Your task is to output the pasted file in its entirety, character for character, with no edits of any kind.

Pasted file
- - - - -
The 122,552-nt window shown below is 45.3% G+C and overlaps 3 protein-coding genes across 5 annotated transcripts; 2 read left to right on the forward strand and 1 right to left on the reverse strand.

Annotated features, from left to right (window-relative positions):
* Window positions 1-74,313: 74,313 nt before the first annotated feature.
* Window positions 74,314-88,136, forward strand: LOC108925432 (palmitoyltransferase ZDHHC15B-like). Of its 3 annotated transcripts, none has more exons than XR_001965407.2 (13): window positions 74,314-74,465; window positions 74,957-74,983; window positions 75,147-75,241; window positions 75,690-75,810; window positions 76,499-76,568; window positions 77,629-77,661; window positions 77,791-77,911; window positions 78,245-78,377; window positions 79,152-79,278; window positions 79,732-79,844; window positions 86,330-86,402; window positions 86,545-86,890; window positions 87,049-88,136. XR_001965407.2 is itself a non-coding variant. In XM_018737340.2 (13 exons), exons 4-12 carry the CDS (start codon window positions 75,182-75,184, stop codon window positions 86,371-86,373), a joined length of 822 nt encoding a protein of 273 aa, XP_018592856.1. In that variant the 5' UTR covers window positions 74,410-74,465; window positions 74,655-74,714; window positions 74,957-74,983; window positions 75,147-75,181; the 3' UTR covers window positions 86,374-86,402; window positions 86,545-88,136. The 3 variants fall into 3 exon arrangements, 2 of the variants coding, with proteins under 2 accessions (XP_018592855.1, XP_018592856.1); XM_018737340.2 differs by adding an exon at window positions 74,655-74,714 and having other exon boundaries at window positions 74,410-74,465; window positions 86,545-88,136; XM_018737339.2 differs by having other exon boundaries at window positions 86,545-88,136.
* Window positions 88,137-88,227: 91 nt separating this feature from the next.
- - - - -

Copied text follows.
The 122,552-nt window shown below is 45.3% G+C and overlaps 3 protein-coding genes across 5 annotated transcripts; 2 read left to right on the forward strand and 1 right to left on the reverse strand.

Annotated features, from left to right (window-relative positions):
* Window positions 1-74,313: 74,313 nt before the first annotated feature.
* Window positions 74,314-88,136, forward strand: LOC108925432 (palmitoyltransferase ZDHHC15B-like). Of its 3 annotated transcripts, none has more exons than XR_001965407.2 (13): window positions 74,314-74,465; window positions 74,957-74,983; window positions 75,147-75,241; window positions 75,690-75,810; window positions 76,499-76,568; window positions 77,629-77,661; window positions 77,791-77,911; window positions 78,245-78,377; window positions 79,152-79,278; window positions 79,732-79,844; window positions 86,330-86,402; window positions 86,545-86,890; window positions 87,049-88,136. XR_001965407.2 is itself a non-coding variant. In XM_018737340.2 (13 exons), exons 4-12 carry the CDS (start codon window positions 75,182-75,184, stop codon window positions 86,371-86,373), a joined length of 822 nt encoding a protein of 273 aa, XP_018592856.1. In that variant the 5' UTR covers window positions 74,410-74,465; window positions 74,655-74,714; window positions 74,957-74,983; window positions 75,147-75,181; the 3' UTR covers window positions 86,374-86,402; window positions 86,545-88,136. The 3 variants fall into 3 exon arrangements, 2 of the variants coding, with proteins under 2 accessions (XP_018592855.1, XP_018592856.1); XM_018737340.2 differs by adding an exon at window positions 74,655-74,714 and having other exon boundaries at window positions 74,410-74,465; window positions 86,545-88,136; XM_018737339.2 differs by having other exon boundaries at window positions 86,545-88,136.
* Window positions 88,137-88,227: 91 nt separating this feature from the next.